I understand that there is a great deal of mainframe-era enterprise software that is still in active use, if not on the original hardware then in emulated environments. Its users keep it running because it still works for its intended use cases and because the cost of reimplementing it in a modern language, on modern hardware and operating systems, is therefore not justified. Similarly, some businesses continue to use MS-DOS and OS/2 today, despite them being long ago EOL'd by Microsoft and IBM, respectively. There are apparently enough active DOS and OS/2 users to support at least one company providing third-party legacy support.

Is the same true of CP/M? That is, are there any enterprise users that continue to maintain and run CP/M installations for their original purposes? (Note that I am not talking about running CP/M as a retrocomputing hobby or as museum piece.) Wikipedia claims that, besides vintage computer enthusiasts, there exist "some small commercial businesses, still developing and supporting computer platforms that use CP/M (mostly 2.2) as the host operating system", but no examples or references are provided.

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    – Chenmunka
    Mar 7 at 17:29
  • 2
    If by "today" could mean "15..uh..18 years ago" then that (~2003) was the last time I saw an ATM with a green-on-black CRT in the wild, and I understand those kinds of machines tended to run CP/M.
    – Dai
    Mar 14 at 1:02
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    Note that mainframes are notorious for being backward compatible so you can simply keep on buying new boxes to run your stuff on. None of the modern cpu architectures are compatible with the 8080 or z80 so it requires an extra effort to run on modern hardware. Apr 7 at 20:49
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    @Dai, I'm not sure CP/M was ever used on ATMs, a lot tended to run OS/2 and, later, Windows when it became more secure. I may be wrong, it wouldn't be the first time :-)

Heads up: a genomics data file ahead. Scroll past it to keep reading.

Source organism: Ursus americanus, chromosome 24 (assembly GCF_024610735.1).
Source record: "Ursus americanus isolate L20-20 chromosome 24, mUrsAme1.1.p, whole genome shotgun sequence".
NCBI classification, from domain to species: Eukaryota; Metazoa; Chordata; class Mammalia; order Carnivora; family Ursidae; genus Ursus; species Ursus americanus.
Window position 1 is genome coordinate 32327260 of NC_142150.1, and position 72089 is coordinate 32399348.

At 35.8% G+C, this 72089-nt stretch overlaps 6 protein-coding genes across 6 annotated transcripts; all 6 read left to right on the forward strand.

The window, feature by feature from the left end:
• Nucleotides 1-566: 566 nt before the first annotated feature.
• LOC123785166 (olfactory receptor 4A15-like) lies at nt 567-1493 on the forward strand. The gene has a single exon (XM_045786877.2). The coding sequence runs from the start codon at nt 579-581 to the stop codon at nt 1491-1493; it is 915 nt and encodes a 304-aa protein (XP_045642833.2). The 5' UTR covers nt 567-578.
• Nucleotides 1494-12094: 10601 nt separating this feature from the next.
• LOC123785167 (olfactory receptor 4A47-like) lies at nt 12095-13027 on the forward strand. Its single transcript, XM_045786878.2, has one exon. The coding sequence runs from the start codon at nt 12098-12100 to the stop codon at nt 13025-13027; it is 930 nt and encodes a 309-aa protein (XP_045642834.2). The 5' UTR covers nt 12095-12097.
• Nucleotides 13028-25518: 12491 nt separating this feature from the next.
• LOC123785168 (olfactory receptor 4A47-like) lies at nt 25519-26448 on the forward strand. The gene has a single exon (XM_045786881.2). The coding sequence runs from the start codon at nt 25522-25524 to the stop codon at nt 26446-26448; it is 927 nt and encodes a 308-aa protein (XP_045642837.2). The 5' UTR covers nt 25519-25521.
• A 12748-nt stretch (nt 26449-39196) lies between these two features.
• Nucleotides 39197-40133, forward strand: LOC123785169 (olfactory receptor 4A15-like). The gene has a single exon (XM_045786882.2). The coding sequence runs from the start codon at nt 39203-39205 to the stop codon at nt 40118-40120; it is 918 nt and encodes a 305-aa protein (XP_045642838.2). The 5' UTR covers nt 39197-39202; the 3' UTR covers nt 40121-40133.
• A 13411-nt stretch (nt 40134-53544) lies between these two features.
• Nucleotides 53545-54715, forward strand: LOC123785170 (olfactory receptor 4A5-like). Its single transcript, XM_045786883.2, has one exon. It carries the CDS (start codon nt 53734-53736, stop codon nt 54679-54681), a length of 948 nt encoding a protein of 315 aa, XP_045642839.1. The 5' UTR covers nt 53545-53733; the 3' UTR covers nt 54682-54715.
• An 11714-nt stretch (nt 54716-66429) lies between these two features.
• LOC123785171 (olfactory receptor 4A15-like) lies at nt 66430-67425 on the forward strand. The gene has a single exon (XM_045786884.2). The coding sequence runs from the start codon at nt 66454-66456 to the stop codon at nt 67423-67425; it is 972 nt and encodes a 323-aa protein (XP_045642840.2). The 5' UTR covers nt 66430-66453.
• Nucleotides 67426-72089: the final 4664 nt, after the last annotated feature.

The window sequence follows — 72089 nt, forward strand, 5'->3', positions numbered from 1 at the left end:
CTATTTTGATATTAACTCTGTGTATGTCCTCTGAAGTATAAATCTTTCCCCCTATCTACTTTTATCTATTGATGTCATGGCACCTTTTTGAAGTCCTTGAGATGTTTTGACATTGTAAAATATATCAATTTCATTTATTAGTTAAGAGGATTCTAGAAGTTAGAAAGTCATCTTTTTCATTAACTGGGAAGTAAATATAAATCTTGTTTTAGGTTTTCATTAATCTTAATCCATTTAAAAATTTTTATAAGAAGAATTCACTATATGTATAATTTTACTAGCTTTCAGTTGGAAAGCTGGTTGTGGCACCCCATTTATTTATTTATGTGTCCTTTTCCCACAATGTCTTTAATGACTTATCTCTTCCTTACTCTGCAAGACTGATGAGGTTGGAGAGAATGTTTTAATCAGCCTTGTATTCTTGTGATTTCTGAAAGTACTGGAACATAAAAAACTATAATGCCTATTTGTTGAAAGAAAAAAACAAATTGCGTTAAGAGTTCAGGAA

– paxdiablo
    Apr 8 at 0:13
  • CP/M was also used in embedded applications so it is possible something like an old CNC machine is still running it.
    – Brian
    Apr 11 at 13:21

1 Answer 1


No. The removed references from Wikipedia's CP/M article referred to hobbyist computers:

  • It's hard to prove a negative, but I'll accept this answer as long as nobody else finds evidence of a CP/M system in commercial use.
    – Psychonaut
    Apr 11 at 14:25
  • There is CP/M in commercial use. Some of the file conversion/recovery companies still have such systems for converting legacy disks (notably 3" ones). I'm not sure that use case is in the spirit of the original question however.
    – Alan Cox
    Apr 15 at 23:54
  • @AlanCox - there may still be, but that's hardly enterprise. Also, with the rise of devices such as the GreaseWeazle to read legacy disk formats, keeping old systems running for the occasional customer makes less sense. While I can't prove a negative, I can (and did) prove that the Wikipedia links were to hobbyist projects.
    – scruss
    Apr 17 at 1:18
  • @scruss tools like GreaseWeazle still require you can drive the physical media and then process it. So there are people today still running Amstrad PCW machines for disk and format conversion because it's far simpler and cheaper to turn o the Amstrad than build a specialist 3" disk rig and emulator setup. But as I also said above it's not in the spirt of the original question
    – Alan Cox
    Apr 18 at 9:02
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    My OP mentions systems running for their original purposes, by which I meant to exclude things like data recovery and migration services. (That said, if there are conversion/migration companies that process CP/M disks, maybe they know of customers who still use CP/M! Maybe someone can ask them?) I did mention enterprise users in the text but would be happy to count small business users.
    – Psychonaut
    Apr 20 at 8:21

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